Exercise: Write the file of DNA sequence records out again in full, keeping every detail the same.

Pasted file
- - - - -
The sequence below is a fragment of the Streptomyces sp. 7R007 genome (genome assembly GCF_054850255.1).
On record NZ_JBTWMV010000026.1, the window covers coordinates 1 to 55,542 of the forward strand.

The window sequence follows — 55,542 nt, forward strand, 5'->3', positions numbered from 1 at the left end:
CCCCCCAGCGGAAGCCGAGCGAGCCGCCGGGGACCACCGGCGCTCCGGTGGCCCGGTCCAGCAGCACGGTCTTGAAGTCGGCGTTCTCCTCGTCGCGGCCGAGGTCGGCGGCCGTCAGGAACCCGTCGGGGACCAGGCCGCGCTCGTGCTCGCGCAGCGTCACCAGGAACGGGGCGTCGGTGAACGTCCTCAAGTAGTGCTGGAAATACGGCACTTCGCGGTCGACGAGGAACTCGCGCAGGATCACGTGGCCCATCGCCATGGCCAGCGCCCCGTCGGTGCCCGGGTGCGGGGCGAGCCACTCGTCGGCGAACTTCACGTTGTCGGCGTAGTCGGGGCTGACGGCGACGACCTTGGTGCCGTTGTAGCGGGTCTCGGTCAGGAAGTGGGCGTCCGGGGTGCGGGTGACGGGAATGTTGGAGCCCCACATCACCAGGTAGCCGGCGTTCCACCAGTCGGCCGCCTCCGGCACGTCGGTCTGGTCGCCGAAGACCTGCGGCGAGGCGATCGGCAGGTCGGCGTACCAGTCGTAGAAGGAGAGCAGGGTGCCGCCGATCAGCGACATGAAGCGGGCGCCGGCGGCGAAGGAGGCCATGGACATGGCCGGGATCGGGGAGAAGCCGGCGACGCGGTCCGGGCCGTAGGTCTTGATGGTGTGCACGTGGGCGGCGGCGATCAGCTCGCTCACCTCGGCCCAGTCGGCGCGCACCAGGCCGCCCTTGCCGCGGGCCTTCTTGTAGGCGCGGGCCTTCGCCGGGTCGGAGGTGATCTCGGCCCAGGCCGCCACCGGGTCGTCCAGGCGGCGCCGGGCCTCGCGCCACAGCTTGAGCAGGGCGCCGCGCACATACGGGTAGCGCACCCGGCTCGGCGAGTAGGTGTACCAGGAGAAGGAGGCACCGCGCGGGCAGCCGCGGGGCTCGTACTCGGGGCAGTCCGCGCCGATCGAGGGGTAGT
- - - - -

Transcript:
The sequence below is a fragment of the Streptomyces sp. 7R007 genome (genome assembly GCF_054850255.1).
On record NZ_JBTWMV010000026.1, the window covers coordinates 1 to 55,542 of the forward strand.

The window sequence follows — 55,542 nt, forward strand, 5'->3', positions numbered from 1 at the left end:
CCCCCCAGCGGAAGCCGAGCGAGCCGCCGGGGACCACCGGCGCTCCGGTGGCCCGGTCCAGCAGCACGGTCTTGAAGTCGGCGTTCTCCTCGTCGCGGCCGAGGTCGGCGGCCGTCAGGAACCCGTCGGGGACCAGGCCGCGCTCGTGCTCGCGCAGCGTCACCAGGAACGGGGCGTCGGTGAACGTCCTCAAGTAGTGCTGGAAATACGGCACTTCGCGGTCGACGAGGAACTCGCGCAGGATCACGTGGCCCATCGCCATGGCCAGCGCCCCGTCGGTGCCCGGGTGCGGGGCGAGCCACTCGTCGGCGAACTTCACGTTGTCGGCGTAGTCGGGGCTGACGGCGACGACCTTGGTGCCGTTGTAGCGGGTCTCGGTCAGGAAGTGGGCGTCCGGGGTGCGGGTGACGGGAATGTTGGAGCCCCACATCACCAGGTAGCCGGCGTTCCACCAGTCGGCCGCCTCCGGCACGTCGGTCTGGTCGCCGAAGACCTGCGGCGAGGCGATCGGCAGGTCGGCGTACCAGTCGTAGAAGGAGAGCAGGGTGCCGCCGATCAGCGACATGAAGCGGGCGCCGGCGGCGAAGGAGGCCATGGACATGGCCGGGATCGGGGAGAAGCCGGCGACGCGGTCCGGGCCGTAGGTCTTGATGGTGTGCACGTGGGCGGCGGCGATCAGCTCGCTCACCTCGGCCCAGTCGGCGCGCACCAGGCCGCCCTTGCCGCGGGCCTTCTTGTAGGCGCGGGCCTTCGCCGGGTCGGAGGTGATCTCGGCCCAGGCCGCCACCGGGTCGTCCAGGCGGCGCCGGGCCTCGCGCCACAGCTTGAGCAGGGCGCCGCGCACATACGGGTAGCGCACCCGGCTCGGCGAGTAGGTGTACCAGGAGAAGGAGGCACCGCGCGGGCAGCCGCGGGGCTCGTACTCGGGGCAGTCCGCGCCGATCGAGGGGTAGT